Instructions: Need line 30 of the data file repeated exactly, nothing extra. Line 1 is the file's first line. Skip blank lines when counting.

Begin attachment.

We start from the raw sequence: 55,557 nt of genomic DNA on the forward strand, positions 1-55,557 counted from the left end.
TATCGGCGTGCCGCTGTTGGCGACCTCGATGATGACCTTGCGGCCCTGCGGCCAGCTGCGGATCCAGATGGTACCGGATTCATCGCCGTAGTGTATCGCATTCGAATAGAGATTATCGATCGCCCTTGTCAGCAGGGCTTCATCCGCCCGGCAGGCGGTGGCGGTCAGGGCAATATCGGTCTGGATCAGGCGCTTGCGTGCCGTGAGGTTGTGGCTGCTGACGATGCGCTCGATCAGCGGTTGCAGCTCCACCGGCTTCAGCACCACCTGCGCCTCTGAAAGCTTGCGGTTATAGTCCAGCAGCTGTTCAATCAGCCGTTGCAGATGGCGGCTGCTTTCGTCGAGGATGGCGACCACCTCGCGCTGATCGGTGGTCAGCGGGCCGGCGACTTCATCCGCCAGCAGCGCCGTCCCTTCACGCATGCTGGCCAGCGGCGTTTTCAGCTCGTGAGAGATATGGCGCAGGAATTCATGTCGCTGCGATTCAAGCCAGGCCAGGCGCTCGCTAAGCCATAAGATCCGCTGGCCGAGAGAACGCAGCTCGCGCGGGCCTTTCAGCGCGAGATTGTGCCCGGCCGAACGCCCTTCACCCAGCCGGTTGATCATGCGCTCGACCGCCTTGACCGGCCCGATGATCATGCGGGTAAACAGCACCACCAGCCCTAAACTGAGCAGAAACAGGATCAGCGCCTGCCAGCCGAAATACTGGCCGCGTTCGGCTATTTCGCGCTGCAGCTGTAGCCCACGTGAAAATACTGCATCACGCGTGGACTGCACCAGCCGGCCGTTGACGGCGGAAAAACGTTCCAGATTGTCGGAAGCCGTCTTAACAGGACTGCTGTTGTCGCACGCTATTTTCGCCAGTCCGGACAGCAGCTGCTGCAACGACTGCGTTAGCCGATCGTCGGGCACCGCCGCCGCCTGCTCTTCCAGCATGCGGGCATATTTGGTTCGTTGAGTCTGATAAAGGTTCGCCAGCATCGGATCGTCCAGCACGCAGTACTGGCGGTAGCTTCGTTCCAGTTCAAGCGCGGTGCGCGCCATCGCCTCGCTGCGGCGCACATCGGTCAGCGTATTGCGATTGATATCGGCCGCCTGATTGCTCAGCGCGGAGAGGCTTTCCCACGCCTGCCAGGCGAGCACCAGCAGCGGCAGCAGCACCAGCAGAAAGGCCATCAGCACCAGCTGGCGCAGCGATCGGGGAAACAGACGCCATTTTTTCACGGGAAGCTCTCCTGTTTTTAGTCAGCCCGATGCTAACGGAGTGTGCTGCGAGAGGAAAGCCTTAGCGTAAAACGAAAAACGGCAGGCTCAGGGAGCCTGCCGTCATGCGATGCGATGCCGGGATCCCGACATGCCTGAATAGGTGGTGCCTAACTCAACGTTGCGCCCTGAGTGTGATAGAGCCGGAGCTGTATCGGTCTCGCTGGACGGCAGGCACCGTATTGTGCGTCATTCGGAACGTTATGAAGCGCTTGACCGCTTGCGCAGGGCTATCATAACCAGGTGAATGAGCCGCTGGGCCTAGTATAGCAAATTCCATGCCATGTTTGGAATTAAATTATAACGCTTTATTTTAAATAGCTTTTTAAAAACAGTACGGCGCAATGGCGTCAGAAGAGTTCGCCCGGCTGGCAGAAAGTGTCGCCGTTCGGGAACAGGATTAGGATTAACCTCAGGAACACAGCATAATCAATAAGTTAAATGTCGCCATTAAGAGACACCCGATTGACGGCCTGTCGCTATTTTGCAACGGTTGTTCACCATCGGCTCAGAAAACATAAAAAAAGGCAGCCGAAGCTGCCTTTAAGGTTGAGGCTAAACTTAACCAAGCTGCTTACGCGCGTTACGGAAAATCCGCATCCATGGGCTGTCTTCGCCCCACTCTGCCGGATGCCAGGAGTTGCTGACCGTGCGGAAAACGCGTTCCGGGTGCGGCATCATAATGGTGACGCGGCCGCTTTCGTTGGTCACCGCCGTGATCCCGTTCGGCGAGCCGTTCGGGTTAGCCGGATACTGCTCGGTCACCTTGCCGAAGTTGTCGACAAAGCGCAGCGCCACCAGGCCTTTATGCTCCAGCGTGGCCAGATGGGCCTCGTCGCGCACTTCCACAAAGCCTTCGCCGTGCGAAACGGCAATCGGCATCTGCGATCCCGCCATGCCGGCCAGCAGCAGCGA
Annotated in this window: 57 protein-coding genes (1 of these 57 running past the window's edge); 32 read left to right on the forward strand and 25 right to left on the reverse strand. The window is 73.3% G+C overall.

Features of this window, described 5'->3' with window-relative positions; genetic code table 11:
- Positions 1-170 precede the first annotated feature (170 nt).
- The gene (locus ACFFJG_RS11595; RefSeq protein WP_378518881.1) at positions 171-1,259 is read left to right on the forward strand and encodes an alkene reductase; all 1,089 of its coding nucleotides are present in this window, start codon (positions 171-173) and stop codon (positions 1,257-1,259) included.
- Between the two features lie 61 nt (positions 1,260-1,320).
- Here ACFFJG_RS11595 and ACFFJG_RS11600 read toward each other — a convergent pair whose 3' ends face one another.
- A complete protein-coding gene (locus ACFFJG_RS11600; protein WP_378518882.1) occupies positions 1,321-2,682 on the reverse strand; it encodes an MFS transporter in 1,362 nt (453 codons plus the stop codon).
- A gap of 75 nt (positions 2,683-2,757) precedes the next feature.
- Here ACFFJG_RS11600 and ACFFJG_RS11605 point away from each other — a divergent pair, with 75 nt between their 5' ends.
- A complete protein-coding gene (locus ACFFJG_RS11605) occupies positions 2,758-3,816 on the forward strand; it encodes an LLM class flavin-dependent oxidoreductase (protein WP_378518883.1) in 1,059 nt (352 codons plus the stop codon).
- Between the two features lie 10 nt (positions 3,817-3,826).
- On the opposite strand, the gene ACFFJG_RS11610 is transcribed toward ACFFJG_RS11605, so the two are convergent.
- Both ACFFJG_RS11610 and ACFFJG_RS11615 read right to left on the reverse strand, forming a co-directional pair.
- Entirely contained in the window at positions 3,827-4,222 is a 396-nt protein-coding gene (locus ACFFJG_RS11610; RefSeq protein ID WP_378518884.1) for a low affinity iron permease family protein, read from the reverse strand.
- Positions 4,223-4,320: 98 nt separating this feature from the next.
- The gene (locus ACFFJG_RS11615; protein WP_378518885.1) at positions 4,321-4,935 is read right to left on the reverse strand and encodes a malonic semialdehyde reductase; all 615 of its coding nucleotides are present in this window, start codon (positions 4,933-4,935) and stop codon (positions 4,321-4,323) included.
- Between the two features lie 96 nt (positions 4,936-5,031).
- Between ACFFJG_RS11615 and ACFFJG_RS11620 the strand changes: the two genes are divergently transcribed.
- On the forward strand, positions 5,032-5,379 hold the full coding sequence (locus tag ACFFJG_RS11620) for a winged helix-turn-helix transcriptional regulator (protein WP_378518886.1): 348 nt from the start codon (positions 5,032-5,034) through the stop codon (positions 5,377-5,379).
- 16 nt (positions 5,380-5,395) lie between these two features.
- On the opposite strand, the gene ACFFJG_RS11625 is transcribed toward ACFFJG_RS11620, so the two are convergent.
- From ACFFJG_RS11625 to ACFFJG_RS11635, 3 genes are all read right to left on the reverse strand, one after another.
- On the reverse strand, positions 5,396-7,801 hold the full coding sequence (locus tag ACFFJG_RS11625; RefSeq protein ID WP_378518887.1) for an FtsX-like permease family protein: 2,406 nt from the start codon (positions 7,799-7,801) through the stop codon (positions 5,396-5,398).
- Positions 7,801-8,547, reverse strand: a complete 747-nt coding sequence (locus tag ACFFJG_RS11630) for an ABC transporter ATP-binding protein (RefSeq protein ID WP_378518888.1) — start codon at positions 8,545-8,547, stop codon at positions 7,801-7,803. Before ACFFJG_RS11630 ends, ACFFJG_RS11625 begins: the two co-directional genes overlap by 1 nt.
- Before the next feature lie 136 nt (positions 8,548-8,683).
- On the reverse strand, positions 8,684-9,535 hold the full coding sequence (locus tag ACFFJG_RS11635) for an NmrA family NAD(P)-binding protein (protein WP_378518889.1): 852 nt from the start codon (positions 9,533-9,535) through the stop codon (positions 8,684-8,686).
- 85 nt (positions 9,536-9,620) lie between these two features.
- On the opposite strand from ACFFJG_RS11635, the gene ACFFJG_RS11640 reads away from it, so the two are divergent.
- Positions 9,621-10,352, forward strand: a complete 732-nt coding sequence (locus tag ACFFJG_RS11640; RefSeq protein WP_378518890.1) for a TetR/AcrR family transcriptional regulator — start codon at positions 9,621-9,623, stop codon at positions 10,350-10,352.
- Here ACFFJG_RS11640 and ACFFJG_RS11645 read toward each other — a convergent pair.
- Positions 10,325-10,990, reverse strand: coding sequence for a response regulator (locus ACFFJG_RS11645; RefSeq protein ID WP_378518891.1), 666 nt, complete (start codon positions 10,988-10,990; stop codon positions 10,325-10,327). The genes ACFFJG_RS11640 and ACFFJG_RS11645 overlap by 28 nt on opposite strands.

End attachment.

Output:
- On the opposite strand from ACFFJG_RS11635, the gene ACFFJG_RS11640 reads away from it, so the two are divergent.